Ever catch a glimpse of Tony Dungy sitting on the sidelines during a football game?
Dungy, of course, is the coach of last year’s Super Bowl champs, the Indianapolis Colts. It crossed my mind that rarely does a coach in professional sports have the majority of fans rooting more for him than for his team, but there’s no question that this has been the case with Dungy for many years.
You don’t have to meet Dungy personally to know that he’s a genuinely nice guy. Your television screen doesn’t lie. Dungy is soft-spoken, respectful, and gracious in both victory and defeat. He sums up his nice-guy philosophy simply by saying, "If you’re prepared, you don’t have to yell and scream."
Now, compare Dungy to the legendary Leo Durocher. Durocher was the in-your-face baseball manager of the New York Giants when Bobby Thomson hit his "shot-heard-round-the-world" pennant-winning homerun against the Brooklyn Dodgers in 1951. He was one of the most quotable characters in baseball history, and will always be remembered as the person who said "Nice guys finish last."
Durocher’s quote has become part of the American lexicon because many people believe it to be true. But is it? Is Tony Dungy an anomaly? Are nice guys destined to fare poorly in life? Does it take a boorish personality to succeed?
There’s no question that some of the most successful people in our culture have been bombastic, egotistical, cold-hearted, and/or just plain nasty. Coaches are perhaps the most notorious examples in this respect – Bobby Knight, Woody Hayes, and Bill Parcells are just a few of the names that come to mind.
In business, Donald Trump is the poster boy for nastiness. And in the media world, broadcasters such as Katie Couric and Dan Rather have never seemed to be able to hide their snarls, even while on camera.
Now, here’s the good news: Being mean-spirited is not a mandatory component of success. We know this to be true, because plenty of nice guys (and ladies) have succeeded on a big scale.
I won’t deny that many obnoxious people become successful. But don’t be misled into believing that their turn-off personalities are responsible for their success. In truth, success is separate and apart from one’s disposition.
What determines your degree of success as a college coach is how well you execute the basics – like being prepared… your willingness to stick your neck out and take bold action… paying attention to detail… and finding opportunities in perceived problems.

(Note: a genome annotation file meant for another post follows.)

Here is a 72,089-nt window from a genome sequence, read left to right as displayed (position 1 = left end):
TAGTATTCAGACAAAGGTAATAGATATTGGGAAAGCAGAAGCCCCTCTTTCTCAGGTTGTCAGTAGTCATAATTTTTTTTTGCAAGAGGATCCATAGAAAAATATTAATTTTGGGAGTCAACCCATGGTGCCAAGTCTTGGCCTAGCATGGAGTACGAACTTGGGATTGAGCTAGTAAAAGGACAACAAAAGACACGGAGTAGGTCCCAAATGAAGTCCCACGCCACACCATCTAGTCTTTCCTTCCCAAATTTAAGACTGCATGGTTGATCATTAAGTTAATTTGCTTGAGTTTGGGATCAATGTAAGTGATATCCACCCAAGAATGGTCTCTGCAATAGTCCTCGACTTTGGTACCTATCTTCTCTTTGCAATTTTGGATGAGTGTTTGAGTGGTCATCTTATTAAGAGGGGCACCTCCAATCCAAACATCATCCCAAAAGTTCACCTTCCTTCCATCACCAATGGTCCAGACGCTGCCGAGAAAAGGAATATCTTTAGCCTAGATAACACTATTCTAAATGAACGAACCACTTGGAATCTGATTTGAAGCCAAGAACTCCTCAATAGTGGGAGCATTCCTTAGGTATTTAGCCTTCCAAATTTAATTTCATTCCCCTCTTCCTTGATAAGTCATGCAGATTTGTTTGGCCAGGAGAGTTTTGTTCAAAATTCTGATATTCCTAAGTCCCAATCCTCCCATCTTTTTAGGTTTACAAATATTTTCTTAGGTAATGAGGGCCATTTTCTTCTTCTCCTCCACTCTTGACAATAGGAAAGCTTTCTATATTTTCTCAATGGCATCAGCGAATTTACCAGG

The primary reason for embracing positive personality traits such as calmness, graciousness, humility, and kindness is to enjoy the mental rewards of such intangibles as peace of mind, self-esteem, and self-respect. If you’re going to succeed, why not feel good about yourself in the process? And, as a bonus, you might just experience less stress and live a longer and healthier life.
We should always keep in mind that we tend to attract people who are most like us. And surrounding yourself with a cadre of Tony Dungys makes life a whole lot more enjoyable than having to deal with a bunch of Leo Durochers day in and day out. So, the reality is that attracting decent people into your life begins with you.
One last point: Being nice does not mean that you have to let people take advantage of you in college coaching. On the contrary, the ideal is a combination of niceness and firmness. I bring this up because I believe that many people think they have to be pushovers in their business and personal lives in order to be liked.
Nothing could be further from the truth. People will like you if you’re thoughtful and polite, which is a good thing for both you and them. But, at the same time, they will also respect you if you are firm when it comes to doing what is in your best interests and sticking with your decisions.
In other words, being a good person and being tough are not mutually exclusive objectives. It’s just as easy to say no in a calm way, with a smile on your face, as it is to say it with a scowl. And why not make life easy?
Robert Ringer contributed to this article. Do you need help in planning your coaching career? Selling for Coaches works with coaches to help develop their career plans, interview techniques, resumes and more. For more information, e-mail Chad Cameron, SFC’s Client Services Manager, at firstname.lastname@example.org or call us at 661.746.4554.